Would you ride an indoor roller coaster without banked turns or rails to keep you safe? We sure wouldn’t. Check out that and four other roller coasters you probably shouldn’t ride…if you’re faint-hearted.

Student-built Indoor Roller Coaster

Students at Royal Oak Intermediate School have built a roller coaster in their gymnasium that stands 24 feet tall while occupying approx. 10,000 square feet. This fully functional coaster includes three lifts/drops, a figure eight, and a 360 degree loop. The track is 400 feet long and students claim you’ll reach a top speed of 35mph coming down the tallest drop .

“Our kids wanted to do something bigger,” Rubio said. “We literally had to stop because the back light was in the way. The only thing that stopped this being bigger was the size of the gym.”

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Backyard Roller Coaster

Created by John Ivers, “Blue Flash” is a fully-functional roller coaster — complete with loop — that he built in his backyard.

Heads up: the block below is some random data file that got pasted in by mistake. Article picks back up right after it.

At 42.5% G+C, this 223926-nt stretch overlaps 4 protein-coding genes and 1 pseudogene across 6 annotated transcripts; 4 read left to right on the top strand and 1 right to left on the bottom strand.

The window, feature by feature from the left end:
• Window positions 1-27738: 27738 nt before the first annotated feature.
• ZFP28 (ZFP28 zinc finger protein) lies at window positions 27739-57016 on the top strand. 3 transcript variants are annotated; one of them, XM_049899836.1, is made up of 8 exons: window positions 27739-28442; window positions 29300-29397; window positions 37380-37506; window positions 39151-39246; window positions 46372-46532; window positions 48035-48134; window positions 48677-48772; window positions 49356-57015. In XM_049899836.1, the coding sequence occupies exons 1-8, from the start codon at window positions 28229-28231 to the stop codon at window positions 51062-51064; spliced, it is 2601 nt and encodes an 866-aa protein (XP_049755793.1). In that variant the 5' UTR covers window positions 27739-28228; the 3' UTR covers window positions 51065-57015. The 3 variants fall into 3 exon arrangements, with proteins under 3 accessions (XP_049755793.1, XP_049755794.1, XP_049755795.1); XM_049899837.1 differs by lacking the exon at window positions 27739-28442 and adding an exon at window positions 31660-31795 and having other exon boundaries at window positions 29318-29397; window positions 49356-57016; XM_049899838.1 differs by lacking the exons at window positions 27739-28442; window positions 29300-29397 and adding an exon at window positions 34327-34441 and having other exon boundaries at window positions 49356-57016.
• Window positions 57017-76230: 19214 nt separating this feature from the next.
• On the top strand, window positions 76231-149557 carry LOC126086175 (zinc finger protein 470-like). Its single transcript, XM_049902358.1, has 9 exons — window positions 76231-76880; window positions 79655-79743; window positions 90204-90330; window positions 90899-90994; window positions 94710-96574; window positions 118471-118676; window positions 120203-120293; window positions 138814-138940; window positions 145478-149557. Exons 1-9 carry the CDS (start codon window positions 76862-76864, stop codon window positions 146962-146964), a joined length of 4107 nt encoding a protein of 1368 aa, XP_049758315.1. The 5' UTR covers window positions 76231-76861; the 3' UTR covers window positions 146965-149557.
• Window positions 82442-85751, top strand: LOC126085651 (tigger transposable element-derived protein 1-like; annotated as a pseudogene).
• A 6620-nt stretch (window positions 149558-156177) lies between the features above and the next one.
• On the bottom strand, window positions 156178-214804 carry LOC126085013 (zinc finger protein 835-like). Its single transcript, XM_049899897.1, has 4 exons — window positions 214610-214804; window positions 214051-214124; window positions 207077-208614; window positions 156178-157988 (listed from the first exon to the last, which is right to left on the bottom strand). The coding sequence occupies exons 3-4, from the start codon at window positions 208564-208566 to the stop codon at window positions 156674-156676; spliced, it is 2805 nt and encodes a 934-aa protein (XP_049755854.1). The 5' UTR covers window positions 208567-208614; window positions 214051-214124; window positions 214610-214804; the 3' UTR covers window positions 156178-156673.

The Blue Flash is a 180-foot long home-made welded and made roller coaster featuring a 360-degree loop and it actually works safely

Eejanaika: 4th Dimension Roller Coaster

According to Knuttz, Eejanaika holds the record for the most inversions in a roller coaster, at 14. Plus, it’s also a “4th Dimension” coaster, “a design in which the seats can rotate forward or backward 360 degrees in a controlled spin. This is achieved by having four rails on the track: two of these are running rails while the other two are for spin control.”

Pedal-Powered Japanese Roller Coaster

So you’ve seen the backyard roller coaster, now check out this strange pedal-powered attraction, which doesn’t look very safe to say the least.

…future of the green amusement park: The Skycycle at Washuzan Highland Park in Okayama, a pedal-powered roller coaster. They clearly have some dramatic topography to take advantage of here, and it looks truly frightening

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Homemade Roller Coaster

Created by Jeremy Reid, this homemade roller coaster is located in the fields of Oklahoma and cost approx. $5,500 to build.

This homemade roller coaster that was built out in the fields of Oklahoma is pretty cool, I guess. Call me when you add the loops, guys. Then it’ll be a real coaster

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